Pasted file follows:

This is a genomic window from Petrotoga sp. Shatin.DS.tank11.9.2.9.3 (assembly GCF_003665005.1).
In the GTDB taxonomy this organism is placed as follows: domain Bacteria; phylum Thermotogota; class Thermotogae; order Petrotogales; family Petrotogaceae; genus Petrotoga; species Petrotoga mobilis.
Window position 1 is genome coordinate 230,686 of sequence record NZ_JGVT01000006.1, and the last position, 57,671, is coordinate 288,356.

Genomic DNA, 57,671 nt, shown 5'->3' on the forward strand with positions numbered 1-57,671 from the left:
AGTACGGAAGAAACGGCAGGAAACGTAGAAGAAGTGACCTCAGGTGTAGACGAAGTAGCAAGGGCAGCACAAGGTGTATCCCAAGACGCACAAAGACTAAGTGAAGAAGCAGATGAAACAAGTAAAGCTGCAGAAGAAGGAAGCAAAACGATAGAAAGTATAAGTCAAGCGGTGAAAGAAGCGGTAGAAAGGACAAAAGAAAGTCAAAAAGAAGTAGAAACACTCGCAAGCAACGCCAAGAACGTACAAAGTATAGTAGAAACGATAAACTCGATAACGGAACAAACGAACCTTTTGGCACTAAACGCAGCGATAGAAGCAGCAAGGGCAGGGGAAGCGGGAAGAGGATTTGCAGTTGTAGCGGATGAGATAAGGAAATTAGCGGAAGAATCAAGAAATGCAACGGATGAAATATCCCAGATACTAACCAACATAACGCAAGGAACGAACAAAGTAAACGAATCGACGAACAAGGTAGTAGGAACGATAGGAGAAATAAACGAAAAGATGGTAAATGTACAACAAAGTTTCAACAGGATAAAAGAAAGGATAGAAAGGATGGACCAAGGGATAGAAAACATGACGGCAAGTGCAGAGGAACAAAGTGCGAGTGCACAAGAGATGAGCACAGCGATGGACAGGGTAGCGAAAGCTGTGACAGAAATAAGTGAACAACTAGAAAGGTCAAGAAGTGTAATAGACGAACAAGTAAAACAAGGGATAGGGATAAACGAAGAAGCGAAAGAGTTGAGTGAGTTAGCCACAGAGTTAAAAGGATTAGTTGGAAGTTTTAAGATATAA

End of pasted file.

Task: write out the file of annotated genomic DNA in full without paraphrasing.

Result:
This is a genomic window from Petrotoga sp. Shatin.DS.tank11.9.2.9.3 (assembly GCF_003665005.1).
In the GTDB taxonomy this organism is placed as follows: domain Bacteria; phylum Thermotogota; class Thermotogae; order Petrotogales; family Petrotogaceae; genus Petrotoga; species Petrotoga mobilis.
Window position 1 is genome coordinate 230,686 of sequence record NZ_JGVT01000006.1, and the last position, 57,671, is coordinate 288,356.

Genomic DNA, 57,671 nt, shown 5'->3' on the forward strand with positions numbered 1-57,671 from the left:
AGTACGGAAGAAACGGCAGGAAACGTAGAAGAAGTGACCTCAGGTGTAGACGAAGTAGCAAGGGCAGCACAAGGTGTATCCCAAGACGCACAAAGACTAAGTGAAGAAGCAGATGAAACAAGTAAAGCTGCAGAAGAAGGAAGCAAAACGATAGAAAGTATAAGTCAAGCGGTGAAAGAAGCGGTAGAAAGGACAAAAGAAAGTCAAAAAGAAGTAGAAACACTCGCAAGCAACGCCAAGAACGTACAAAGTATAGTAGAAACGATAAACTCGATAACGGAACAAACGAACCTTTTGGCACTAAACGCAGCGATAGAAGCAGCAAGGGCAGGGGAAGCGGGAAGAGGATTTGCAGTTGTAGCGGATGAGATAAGGAAATTAGCGGAAGAATCAAGAAATGCAACGGATGAAATATCCCAGATACTAACCAACATAACGCAAGGAACGAACAAAGTAAACGAATCGACGAACAAGGTAGTAGGAACGATAGGAGAAATAAACGAAAAGATGGTAAATGTACAACAAAGTTTCAACAGGATAAAAGAAAGGATAGAAAGGATGGACCAAGGGATAGAAAACATGACGGCAAGTGCAGAGGAACAAAGTGCGAGTGCACAAGAGATGAGCACAGCGATGGACAGGGTAGCGAAAGCTGTGACAGAAATAAGTGAACAACTAGAAAGGTCAAGAAGTGTAATAGACGAACAAGTAAAACAAGGGATAGGGATAAACGAAGAAGCGAAAGAGTTGAGTGAGTTAGCCACAGAGTTAAAAGGATTAGTTGGAAGTTTTAAGATATAA